Perry Henderson, a real estate agent and investor in Austin, Texas, says the biggest opportunities in flipping are the “ugly” houses that have lingered on the market or “old houses that somebody’s grandma lived in for 40 years and didn’t do anything to. Now, she’s passed away and her family wants to sell quickly.”

Real estate investor Brian Fuller, who with partners buys and sells more than 200 properties a year in the San Diego area, says he’s drawn to the “biggest eyesore on the block.” He says they then “ turn it into the best looking house there. We’re helping pull up values in the neighborhood.”

Source: “Vulture Investors Flipping Their Ways to Big Profits,” CNNMoney.com (April 13, 2011)

Gov’t to Lenders: Pay Up for Foreclosure Errors

The nation’s largest banks reached a settlement with federal regulators, agreeing to compensate home owners who were wrongly foreclosed upon and to overhaul their operations.

The settlement also directed financial firms to hire auditors to determine if they improperly foreclosed on home owners in 2009 and 2010.

However, the settlement reached with federal regulators on Wednesday is hardly the end of punishment and investigation into banks’ shoddy lending practices and wrongful foreclosures, officials say. Officials warn fines will be determined later for the lenders and banking companies, which include Bank of America, Wells Fargo, JPMorgan Chase, and Citigroup.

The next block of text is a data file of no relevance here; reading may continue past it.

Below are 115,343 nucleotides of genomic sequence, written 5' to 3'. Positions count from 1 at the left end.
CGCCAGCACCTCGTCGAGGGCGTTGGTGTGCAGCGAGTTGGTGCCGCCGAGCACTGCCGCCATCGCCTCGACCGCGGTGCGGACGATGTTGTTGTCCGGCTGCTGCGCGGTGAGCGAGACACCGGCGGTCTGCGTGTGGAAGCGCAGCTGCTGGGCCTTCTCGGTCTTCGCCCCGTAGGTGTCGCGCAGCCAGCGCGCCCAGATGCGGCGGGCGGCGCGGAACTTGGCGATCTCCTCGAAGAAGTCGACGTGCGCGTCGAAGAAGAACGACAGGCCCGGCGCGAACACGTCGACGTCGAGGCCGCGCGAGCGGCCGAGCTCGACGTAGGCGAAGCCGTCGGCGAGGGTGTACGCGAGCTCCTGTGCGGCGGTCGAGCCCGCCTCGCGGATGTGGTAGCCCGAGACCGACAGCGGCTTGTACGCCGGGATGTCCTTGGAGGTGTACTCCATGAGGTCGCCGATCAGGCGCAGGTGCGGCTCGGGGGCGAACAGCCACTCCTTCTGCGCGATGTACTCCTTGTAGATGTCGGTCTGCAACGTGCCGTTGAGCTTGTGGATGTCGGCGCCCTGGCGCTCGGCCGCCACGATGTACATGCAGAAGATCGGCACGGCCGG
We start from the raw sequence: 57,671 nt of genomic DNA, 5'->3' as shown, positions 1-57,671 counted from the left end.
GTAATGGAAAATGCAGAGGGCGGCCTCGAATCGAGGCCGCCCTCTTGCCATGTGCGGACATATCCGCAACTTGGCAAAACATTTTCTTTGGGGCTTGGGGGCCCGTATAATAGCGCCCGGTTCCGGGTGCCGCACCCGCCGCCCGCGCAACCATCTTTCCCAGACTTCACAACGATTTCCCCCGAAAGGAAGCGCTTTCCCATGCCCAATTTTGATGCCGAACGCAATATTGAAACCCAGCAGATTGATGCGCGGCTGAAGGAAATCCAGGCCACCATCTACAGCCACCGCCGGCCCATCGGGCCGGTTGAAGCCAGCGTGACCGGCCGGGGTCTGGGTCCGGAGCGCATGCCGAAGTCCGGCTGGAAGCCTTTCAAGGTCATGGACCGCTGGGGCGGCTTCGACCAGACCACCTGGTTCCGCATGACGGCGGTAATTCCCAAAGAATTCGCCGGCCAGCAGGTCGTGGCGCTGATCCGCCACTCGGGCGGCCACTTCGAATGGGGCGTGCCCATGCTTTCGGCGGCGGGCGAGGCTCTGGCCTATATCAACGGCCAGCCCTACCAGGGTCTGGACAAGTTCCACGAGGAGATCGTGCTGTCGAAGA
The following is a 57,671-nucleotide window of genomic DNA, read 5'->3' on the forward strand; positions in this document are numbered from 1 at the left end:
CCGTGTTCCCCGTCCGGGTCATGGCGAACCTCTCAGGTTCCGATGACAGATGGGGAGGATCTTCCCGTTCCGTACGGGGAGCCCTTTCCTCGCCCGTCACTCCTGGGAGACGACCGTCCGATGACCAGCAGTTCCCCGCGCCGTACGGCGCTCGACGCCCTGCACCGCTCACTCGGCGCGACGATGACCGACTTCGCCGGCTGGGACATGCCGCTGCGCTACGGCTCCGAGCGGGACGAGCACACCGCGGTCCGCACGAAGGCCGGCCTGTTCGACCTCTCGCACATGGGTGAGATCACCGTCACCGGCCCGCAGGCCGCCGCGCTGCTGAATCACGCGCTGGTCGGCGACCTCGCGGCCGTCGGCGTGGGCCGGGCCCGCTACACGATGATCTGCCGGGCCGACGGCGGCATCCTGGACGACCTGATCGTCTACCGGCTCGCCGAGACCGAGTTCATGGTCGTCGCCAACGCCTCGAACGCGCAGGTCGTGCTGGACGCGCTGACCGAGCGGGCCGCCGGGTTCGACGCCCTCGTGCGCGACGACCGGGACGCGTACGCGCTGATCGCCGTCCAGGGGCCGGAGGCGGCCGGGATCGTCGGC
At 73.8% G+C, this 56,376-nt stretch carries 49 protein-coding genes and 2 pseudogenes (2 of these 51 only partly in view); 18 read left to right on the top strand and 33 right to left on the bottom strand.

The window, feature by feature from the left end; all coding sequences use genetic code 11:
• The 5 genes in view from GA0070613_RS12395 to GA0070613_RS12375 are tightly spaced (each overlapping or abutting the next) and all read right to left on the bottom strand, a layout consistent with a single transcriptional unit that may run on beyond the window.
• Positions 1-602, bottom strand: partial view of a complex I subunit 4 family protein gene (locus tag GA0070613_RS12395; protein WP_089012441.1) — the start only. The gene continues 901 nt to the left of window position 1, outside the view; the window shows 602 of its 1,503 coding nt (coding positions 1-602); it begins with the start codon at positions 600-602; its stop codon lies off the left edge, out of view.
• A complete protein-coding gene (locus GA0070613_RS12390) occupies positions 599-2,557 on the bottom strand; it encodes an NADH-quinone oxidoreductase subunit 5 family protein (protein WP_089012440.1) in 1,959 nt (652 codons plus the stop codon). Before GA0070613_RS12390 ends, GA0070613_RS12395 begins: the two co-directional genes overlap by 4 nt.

Wednesday’s settlement with banks was reached with three federal banking regulators: the Office of the Comptroller of the Currency, the Federal Reserve, and the Office of Thrift Supervision.

Banks still face settlement talks — which are believed to be even more stringent — with the 50 state attorneys general, the Treasury and Justice departments, the Federal Trade Commission, and the newly created Consumer Financial Protection Bureau. This group has called for tougher measures, including detailed document procedures and even guidelines for modifying loans that include reducing the mortgage principal of struggling borrowers.

Banks continue to face investigations and punishments from abusive lending practices that plagued the industry, including probes that have revealed banks approved foreclosure paperwork without proper reviews, court filings that weren’t properly notarized, mortgage documents that weren’t transferred properly, and having inadequate staff to handle the foreclosure process.